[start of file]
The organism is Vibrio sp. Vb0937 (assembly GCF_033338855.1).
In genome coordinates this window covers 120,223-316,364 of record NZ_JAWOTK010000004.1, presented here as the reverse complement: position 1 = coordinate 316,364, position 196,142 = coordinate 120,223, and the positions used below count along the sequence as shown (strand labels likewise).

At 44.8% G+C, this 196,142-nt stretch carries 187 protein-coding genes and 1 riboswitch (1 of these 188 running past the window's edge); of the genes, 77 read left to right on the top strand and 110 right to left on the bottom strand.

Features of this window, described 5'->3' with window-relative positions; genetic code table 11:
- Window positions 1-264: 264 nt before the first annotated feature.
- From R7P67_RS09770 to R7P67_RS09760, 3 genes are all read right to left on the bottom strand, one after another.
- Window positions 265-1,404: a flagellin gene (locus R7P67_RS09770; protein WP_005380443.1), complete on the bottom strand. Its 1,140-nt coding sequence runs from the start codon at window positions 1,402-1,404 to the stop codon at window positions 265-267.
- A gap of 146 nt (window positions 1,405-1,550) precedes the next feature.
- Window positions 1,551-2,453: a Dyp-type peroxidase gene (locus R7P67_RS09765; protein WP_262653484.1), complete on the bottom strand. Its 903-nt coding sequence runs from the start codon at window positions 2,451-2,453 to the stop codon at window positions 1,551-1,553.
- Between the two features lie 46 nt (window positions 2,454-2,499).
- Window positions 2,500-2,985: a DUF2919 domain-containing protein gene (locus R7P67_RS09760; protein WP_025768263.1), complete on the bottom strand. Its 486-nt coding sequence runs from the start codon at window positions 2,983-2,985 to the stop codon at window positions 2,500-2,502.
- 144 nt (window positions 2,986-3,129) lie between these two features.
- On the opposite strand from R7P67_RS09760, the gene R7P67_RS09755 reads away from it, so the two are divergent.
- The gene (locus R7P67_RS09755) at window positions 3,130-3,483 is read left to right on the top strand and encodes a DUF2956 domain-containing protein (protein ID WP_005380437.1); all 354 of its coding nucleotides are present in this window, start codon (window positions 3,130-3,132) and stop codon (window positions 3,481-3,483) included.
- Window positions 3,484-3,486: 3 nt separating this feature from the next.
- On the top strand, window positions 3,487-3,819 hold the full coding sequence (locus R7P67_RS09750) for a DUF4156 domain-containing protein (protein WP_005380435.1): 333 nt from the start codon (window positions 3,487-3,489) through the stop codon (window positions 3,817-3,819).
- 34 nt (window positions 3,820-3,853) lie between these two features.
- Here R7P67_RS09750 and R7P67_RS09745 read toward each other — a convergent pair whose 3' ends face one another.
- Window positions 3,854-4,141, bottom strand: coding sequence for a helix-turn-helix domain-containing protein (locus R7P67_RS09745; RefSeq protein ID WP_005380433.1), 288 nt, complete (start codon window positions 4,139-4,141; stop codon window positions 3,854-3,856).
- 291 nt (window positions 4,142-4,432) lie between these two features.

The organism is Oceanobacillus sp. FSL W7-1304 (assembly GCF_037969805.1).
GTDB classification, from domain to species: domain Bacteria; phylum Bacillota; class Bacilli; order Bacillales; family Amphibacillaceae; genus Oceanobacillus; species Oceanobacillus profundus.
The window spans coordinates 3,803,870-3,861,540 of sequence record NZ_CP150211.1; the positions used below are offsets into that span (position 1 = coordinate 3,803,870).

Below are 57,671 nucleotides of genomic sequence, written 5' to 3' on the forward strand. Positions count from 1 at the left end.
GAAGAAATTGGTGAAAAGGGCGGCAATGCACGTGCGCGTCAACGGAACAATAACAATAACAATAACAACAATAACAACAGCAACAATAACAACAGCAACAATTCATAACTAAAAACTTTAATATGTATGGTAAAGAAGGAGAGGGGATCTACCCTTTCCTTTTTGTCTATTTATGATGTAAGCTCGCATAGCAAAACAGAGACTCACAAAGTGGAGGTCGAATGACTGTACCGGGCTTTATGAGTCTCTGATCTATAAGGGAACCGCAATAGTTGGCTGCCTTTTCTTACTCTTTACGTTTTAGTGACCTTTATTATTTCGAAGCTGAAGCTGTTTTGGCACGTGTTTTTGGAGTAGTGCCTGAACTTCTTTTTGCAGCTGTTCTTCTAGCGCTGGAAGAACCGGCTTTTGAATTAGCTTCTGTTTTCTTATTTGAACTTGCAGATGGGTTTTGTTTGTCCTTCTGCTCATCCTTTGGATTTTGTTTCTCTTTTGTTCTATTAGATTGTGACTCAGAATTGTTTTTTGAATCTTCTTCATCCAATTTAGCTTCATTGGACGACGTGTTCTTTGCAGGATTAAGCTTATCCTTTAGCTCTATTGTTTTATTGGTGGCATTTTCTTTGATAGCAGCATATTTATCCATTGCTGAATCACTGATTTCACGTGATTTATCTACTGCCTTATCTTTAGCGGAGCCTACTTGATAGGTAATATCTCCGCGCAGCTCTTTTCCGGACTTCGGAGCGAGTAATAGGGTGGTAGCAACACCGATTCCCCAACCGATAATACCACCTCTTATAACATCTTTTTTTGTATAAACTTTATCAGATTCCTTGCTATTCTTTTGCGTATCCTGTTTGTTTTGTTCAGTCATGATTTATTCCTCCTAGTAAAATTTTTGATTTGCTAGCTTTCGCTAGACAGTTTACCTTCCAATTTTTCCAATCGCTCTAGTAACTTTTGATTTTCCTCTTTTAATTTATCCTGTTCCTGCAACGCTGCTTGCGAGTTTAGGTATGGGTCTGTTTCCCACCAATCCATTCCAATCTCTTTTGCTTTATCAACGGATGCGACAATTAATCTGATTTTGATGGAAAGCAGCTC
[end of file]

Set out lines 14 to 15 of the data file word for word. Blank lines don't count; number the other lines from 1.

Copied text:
- The gene (locus R7P67_RS09755) at window positions 3,130-3,483 is read left to right on the top strand and encodes a DUF2956 domain-containing protein (protein ID WP_005380437.1); all 354 of its coding nucleotides are present in this window, start codon (window positions 3,130-3,132) and stop codon (window positions 3,481-3,483) included.
- Window positions 3,484-3,486: 3 nt separating this feature from the next.